Is human nature fundamentally social in character

Humans are good

Fundamentally speaking, are humans good or bad? It's a question that has repeatedly been asked throughout humanity. For thousands of years, philosophers have debated whether we have a basically good nature that is corrupted by society, or a basically bad nature that is kept in check by society. Psychology has uncovered some evidence which might give the old debate a twist.
One way of asking about our most fundamental characteristics is to look at babies. Babies' minds are a wonderful showcase for human nature. Babies are humans with the absolute minimum of cultural influence – they don't have many friends, have never been to school and haven't read any books. They can't even control their own bowels, let alone speak the language, so their minds are as close to innocent as a human mind can get.
The only problem is that the lack of language makes it tricky to gauge their opinions. Normally we ask people to take part in experiments, giving them instructions or asking them to answer questions, both of which require language. Babies may be cuter to work with, but they are not known for their obedience. What's a curious psychologist to do?
Fortunately, you don't necessarily have to speak to reveal your opinions. Babies will reach for things they want or like, and they will tend to look longer at things that surprise them. Ingenious experiments carried out at Yale University in the US used these measures to look at babies' minds. Their results suggest that even the youngest humans have a sense of right and wrong, and, furthermore, an instinct to prefer good over evil.
How could the experiments tell this? Imagine you are a baby. Since you have a short attention span, the experiment will be shorter and loads more fun than most psychology experiments. It was basically a kind of puppet show; the stage a scene featuring a bright green hill, and the puppets were cut-out shapes with stick on wobbly eyes; a triangle, a square and a circle, each in their own bright colours. What happened next was a short play, as one of the shapes tried to climb the hill, struggling up and falling back down again. Next, the other two shapes got involved, with either one helping the climber up the hill, by pushing up from behind, or the other hindering the climber, by pushing back from above.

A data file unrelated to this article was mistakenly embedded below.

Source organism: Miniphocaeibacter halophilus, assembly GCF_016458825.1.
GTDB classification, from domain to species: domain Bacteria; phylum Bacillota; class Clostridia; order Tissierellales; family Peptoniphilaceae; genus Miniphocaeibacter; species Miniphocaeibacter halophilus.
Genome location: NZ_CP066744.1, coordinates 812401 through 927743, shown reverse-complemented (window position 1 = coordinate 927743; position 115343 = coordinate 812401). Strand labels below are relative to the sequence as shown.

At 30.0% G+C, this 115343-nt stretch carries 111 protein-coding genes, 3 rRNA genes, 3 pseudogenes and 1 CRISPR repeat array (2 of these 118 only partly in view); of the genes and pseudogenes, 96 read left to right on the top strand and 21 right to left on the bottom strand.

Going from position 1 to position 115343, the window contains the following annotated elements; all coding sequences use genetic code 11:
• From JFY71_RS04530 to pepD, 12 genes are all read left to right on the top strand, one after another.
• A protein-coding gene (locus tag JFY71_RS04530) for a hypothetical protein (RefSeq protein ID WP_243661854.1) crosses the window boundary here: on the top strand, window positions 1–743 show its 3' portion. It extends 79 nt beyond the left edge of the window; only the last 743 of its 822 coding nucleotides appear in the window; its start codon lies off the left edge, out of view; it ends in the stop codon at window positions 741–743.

Already something amazing, psychologically, is going on here. All humans are able to interpret the events in the play in terms of the story I’ve described. The puppets are just shapes. They don't make human sounds or display human emotions. They just move about, and yet everyone reads these movements as purposeful, and revealing of their characters. You can argue that this “mind reading”, even in infants, shows that it is part of our human nature to believe in other minds.

Iiiii iin i

JL j djfd flg hd dfhgjh hghg h gh ghh ghh gh gh ghh gh gh ghgh gh gh gh ghh gh gh gh ghghg h ghh ghg h fj jfj jfjf jf j fjj fj fjfjfj fj fjj f jfjfj fj fjj f jfjfjfj fjfj jfj fjfjf jfjf j

I believe that people are basically good.

I think people are basically good because even if they are a serial killer, arsonist, burglar, whatever. They will watch over their family. Most of the time they will take care of them. If you say, well if they are good they shouldn't even be doing that, then I agree. But the thing is, people will learn from their mistakes. Or if they have a mental disease then they cannot see the world like we do. PTSD. ADHD. ADD. Any mental, disorder

People assume the worst.

People are good at heart. Children do not have the capacity to fathom killing. They could do it, yes, but murder is also partially a mental phenomenon. Murder is when a person calculates how they can end a life, premeditated and planned out. If a child kills another child, they know what they did, but most likely they do not understand what they've done, because if they did, the evil of it would drive them to insanity. A sane person is good at heart because of the often mistaken weaknesses trust and compassion, which are really strengths. They're the reason our species has survived. Compassion between people is a great thing. I can trust my neighbors not to burn down my house in the middle of the night, because I know they have compassion for my own life. People are good at heart, but distrust of others who have been wronged in life and make horrible choices or do horrible things cause people to simply distrust everyone because they wish to survive by instinct. In the end, if a person never encounters evil, how can they be evil when they don't even know what it is? A normal person would not commit mass homocide or genocide, that requires something to go wrong in their lifetime, or something mentally scarring by experience.